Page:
Move to CetinjeEdit

Peter (far left, standing) with his family in Cetinje, c. 1890

In 1883, Peter moved to Cetinje, the capital of the second independent Serb state, Montenegro, with the intention of marrying the eldest daughter of Montenegro's ruler, Prince Nicholas. Peter and Ljubica Petrović-Njegoš were married in Cetinje in the summer of 1883. The marriage upset the region's volatile geopolitical balance, causing great unease in the Austro-Hungarian, Russian and Serbian capitals. Belgrade perceived it as a sign of increasing closeness between the Petrović-Njegoš and Karađorđević dynasties. Relations between the two Serb states worsened, as did relations between Austria-Hungary and Russia, which had been vying for power in the Balkans for decades.[10]

When his father died in the spring of 1885, Peter became the head of the House of Karađorđević and took the title of prince. Serbia, previously a principality, was declared a kingdom in 1882, and henceforth, the Serbian monarch used the title King of Serbia. Ljubica died during childbirth in March 1890. The couple had five children, three of whom reached adulthood: Helen (Jelena), Milena, George (Đorđe), Alexander (Aleksandar), and Andrew (Andrej). Milena died in infancy and Andrew died along with his mother during childbirth.[10]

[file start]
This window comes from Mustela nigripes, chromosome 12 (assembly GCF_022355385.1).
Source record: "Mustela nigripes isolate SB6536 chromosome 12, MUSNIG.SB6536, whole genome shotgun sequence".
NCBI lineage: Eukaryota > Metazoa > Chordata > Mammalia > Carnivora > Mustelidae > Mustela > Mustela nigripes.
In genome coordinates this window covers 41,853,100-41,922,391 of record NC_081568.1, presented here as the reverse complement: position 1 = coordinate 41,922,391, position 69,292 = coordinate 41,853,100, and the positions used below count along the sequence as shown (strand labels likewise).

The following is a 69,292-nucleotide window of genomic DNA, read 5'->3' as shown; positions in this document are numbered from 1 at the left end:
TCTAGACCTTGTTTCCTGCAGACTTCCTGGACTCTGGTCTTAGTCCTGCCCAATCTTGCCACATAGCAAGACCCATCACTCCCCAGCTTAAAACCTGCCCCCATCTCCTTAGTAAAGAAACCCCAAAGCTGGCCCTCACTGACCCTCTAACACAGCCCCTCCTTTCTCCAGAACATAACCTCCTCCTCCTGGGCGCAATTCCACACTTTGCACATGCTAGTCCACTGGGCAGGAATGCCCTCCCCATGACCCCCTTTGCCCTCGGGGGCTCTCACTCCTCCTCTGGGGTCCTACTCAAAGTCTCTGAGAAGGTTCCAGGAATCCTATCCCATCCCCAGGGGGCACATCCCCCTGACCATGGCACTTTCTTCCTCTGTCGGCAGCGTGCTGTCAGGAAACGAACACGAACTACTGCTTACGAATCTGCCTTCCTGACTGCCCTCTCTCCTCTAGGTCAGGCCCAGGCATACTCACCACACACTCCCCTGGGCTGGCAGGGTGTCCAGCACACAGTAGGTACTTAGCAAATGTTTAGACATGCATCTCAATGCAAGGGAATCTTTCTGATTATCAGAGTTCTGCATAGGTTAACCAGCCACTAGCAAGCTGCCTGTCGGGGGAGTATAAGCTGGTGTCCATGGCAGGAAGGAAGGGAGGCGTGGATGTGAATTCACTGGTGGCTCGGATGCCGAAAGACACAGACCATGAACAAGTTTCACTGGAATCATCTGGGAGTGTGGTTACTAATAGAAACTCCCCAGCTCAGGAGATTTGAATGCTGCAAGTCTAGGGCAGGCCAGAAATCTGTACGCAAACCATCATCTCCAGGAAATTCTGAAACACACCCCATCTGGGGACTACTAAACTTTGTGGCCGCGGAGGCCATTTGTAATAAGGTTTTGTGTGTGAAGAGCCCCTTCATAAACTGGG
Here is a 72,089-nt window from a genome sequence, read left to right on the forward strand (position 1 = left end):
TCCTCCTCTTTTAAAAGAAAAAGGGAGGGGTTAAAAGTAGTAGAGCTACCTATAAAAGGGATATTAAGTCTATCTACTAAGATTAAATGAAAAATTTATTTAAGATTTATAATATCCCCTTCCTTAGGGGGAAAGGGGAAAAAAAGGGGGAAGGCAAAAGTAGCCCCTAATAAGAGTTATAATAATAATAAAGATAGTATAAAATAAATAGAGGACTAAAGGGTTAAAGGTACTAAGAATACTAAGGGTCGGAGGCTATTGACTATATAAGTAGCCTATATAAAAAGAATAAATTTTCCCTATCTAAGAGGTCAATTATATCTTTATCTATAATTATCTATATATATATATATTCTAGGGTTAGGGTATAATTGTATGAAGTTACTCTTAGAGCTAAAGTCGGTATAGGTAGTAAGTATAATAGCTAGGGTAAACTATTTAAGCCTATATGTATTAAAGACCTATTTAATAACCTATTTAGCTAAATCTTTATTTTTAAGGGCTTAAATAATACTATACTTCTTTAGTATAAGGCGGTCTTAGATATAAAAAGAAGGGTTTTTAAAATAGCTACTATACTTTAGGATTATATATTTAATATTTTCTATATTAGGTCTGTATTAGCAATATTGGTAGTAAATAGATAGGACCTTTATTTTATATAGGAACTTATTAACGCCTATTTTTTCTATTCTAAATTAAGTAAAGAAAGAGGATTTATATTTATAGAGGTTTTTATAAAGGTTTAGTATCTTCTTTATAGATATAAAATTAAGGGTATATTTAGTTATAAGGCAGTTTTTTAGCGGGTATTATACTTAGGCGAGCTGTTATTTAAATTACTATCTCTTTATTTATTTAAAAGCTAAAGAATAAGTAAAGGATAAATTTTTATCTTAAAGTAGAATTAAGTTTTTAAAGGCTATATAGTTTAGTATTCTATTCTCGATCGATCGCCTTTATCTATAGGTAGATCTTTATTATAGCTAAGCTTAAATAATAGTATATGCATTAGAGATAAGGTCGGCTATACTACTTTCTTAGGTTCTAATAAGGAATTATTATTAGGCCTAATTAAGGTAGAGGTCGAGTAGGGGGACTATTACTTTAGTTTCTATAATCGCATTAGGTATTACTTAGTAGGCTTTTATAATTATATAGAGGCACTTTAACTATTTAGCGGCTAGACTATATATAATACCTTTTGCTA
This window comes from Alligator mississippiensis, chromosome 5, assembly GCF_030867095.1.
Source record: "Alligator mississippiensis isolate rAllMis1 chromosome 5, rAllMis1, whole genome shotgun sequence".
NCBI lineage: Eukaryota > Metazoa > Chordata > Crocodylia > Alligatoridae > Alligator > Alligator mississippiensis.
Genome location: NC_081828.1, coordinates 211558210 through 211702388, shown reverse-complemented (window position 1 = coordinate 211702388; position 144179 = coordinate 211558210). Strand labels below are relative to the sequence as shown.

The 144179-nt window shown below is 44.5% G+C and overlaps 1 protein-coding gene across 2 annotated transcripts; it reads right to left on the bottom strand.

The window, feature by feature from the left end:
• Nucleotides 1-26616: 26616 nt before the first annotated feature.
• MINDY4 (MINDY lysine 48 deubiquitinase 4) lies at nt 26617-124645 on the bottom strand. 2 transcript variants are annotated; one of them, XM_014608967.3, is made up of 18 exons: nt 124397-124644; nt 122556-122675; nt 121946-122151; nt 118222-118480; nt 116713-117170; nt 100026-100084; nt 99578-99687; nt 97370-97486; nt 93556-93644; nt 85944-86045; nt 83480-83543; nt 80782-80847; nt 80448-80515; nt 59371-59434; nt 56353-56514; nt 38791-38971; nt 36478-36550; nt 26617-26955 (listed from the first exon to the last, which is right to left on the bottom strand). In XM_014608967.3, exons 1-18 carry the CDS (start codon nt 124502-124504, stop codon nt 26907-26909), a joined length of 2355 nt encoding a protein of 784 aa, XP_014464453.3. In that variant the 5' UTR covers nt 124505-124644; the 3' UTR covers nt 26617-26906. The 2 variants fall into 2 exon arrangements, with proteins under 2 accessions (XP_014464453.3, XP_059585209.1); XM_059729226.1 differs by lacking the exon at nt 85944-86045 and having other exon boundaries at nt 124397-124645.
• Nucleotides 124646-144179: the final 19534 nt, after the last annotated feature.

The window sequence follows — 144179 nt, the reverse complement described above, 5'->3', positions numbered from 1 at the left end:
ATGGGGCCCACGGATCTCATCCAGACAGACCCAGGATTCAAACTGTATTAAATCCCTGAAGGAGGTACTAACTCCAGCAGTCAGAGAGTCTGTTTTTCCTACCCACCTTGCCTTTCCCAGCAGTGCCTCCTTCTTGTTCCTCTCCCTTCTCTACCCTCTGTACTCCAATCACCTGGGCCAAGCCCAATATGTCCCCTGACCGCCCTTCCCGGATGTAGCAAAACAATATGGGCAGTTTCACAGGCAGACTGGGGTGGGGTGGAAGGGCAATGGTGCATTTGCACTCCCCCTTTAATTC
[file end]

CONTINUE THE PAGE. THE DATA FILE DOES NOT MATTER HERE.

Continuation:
Following his father's death, Peter's financial situation deteriorated and he became dependent on his father-in-law, as well as Russia and his brother George, for support. Following the Royal Serbian Army's rout in the Serbo-Bulgarian War of 1885, Peter and Nicholas devised a plan to invade Serbia and overthrow the Obrenović dynasty. At the last minute, Nicholas abandoned the idea. Peter felt betrayed by the Prince's decision to back out, leading to long lasting animosity. Nevertheless, he remained in Cetinje until 1894, devoting himself to his surviving children, who finished their primary education there.[10]

In 1894, Peter moved to Geneva with his three children, where he was to remain until 1903.[11] In 1899, Tsar Nicholas II invited Prince George and Prince Alexander, as well as Peter's nephew Paul, to attend the Corps des Pages military academy in Saint Petersburg free of charge. Due to his poor financial standing, which prevented him from sending the boys to private schools in Switzerland, Peter accepted the Tsar's offer.[12]